Since the proposed language should capture a wide range of service level agreements, an important issue is to be able to describe very heterogeneous artifacts that are relevant for the SLA. For example, the description of how to measure a particular value in a system depends on the kind of system, the method of measurement (e.g., probing and reading from a system's instrumentation) and the interface that it exposes. A corresponding measurement directive must contain the relevant (platform-specific) access specification (e.g., a counter of an application server may be obtained from an SNMP management agent). This mandates that the SLA language be open to the definition of new types of elements. For this purpose, the relevant types of the SLA XML Schema can be extended to accommodate domain or technology specific description needs.
It is usually straightforward to define for each commitment who is the obliged and who is the beneficiary of the commitment. However, in a contract containing more than two parties, it is not obvious which party guarantees what to whom. A clear definition of responsibilities is required. The WSLA monitoring model foresees multiple parties to act as measurement or condition evaluation services, also to third parties. We approach the issue of responsibility by distinguishing two classes of parties:
- The service provider and service customer are the signatory parties to the contract. They are ultimately responsible for all obligations, mainly in the case of the service provider, and the ultimate beneficiary of obligations.
- Signatory parties can sponsor third parties to support the enactment of the contract, which we call supporting parties. Supporting parties are sponsored to perform one or more roles according to the monitoring model (e.g., a measurement service). Supporting parties can be sponsored by one or both of the signatory parties. In addition, there can be multiple supporting parties having a similar role. Each of the parties is defined by its unique name, its contact details, and the definition of the interfaces of actions that it offers, e.g., for receiving a notification or an updated SLA parameter value. The interface definitions are specified in WSDL and used by other parties for enactment time interaction. These interface definitions extend a common, well-known set of interfaces (that should become standards) such as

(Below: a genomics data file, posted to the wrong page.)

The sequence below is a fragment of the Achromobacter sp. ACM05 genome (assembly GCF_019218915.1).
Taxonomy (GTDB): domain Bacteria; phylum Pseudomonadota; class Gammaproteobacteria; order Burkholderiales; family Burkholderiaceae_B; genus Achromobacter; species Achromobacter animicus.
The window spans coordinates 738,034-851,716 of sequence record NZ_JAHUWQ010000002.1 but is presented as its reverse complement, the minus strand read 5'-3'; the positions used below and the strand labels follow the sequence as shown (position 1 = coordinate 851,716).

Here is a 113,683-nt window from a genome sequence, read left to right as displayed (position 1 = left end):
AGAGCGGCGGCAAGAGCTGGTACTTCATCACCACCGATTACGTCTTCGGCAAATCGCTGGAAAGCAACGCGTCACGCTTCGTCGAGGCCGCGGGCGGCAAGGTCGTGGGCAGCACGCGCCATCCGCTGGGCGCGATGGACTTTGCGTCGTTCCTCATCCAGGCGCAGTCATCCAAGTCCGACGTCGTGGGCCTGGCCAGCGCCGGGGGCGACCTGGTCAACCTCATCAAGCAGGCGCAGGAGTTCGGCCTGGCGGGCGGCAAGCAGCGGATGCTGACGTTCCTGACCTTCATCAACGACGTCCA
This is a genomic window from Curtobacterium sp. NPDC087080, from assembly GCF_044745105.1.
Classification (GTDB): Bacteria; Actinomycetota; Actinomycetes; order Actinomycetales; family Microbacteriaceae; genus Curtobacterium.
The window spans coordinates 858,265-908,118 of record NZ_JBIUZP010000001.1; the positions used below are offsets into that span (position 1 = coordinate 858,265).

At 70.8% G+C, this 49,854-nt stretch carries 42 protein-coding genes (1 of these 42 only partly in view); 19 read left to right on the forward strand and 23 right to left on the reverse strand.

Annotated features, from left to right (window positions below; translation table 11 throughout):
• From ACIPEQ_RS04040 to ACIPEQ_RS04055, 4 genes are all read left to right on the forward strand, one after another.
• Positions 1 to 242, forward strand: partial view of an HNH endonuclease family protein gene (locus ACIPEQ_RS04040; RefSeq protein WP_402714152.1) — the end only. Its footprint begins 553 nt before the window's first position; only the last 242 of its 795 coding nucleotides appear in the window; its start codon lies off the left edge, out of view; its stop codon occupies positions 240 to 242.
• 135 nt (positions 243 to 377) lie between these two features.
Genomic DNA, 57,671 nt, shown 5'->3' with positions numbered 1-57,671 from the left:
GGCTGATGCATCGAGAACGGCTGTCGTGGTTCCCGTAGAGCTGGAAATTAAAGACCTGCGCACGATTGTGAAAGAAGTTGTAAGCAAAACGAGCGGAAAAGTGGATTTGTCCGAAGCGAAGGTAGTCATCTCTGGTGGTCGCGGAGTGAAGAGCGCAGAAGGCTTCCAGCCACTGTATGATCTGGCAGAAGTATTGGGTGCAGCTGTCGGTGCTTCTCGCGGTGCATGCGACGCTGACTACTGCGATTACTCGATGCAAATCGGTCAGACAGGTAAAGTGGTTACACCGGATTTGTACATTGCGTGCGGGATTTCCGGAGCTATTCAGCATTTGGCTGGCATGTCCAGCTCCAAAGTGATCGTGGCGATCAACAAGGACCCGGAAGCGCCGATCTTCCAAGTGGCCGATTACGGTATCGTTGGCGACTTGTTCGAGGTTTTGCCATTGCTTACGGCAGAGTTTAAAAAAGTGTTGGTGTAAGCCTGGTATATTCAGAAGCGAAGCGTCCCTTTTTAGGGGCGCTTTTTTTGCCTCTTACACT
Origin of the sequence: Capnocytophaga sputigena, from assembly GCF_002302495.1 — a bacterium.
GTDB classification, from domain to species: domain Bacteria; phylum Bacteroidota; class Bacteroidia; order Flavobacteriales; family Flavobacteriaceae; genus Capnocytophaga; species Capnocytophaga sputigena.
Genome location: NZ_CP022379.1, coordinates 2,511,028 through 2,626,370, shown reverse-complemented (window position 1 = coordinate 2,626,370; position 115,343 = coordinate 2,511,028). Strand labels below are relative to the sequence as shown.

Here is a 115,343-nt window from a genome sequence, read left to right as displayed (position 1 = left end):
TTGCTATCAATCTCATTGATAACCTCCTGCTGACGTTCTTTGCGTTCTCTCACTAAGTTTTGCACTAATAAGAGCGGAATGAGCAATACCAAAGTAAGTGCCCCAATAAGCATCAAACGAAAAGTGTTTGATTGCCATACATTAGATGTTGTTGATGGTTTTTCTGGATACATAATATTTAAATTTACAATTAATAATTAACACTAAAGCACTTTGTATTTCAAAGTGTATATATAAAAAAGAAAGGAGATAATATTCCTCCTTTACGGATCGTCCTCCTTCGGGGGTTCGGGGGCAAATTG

parameterUpdateby specific binding information. In addition, domain-specific actions can be agreed upon by the parties.
Additionally, supporting parties have a definition of their sponsors.
Service definition: Common ontology
The purpose of the service definition part of the language is the specification of the parties' common view of the service, the SLA's ontology. As outlined above, this primarily refers to the clarification of three issues:
- To which element of a service do SLA parameters relate?
- What are the SLA parameters that describe the relevant properties of this service element?
- How are the SLA parameters measured or computed?
The service definition part of the contract provides language constructs to describe an SLA's ontology.
Figure 4 illustrates the main elements of WSLA's service definition part. SLA parameters are observable properties of a service object that are used to define the service level objectives of an SLA. A service object describes SLA parameters associated with a service. In the example, the service object is a reference to the WSDL-defined operation
getQuote. It could also be a group of operations having the same SLA parameters or a business process. SLA parameters are defined by metrics. Metrics either define how a value is to be computed from other metrics or describe how it is measured. For this purpose, a metric either defines a function that can use other metrics as operands or it has a measurement directive (see below) that describes how the metric's value should be measured. The format of measurement directives strongly depends on the measurement method, and the monitoring and test interfaces of the service provider's system.
Figure 4. Example SLA parameter definition
In the example in Figure 4, the service object
getQuote refers to a WSDL operation and has two SLA parameters, average response time and throughput, each of which defined by a metric of the respective name. The resource metrics on which the SLA parameters are based are the gauges
TimeCount, the total amount of time spent to process
getQuote requests, and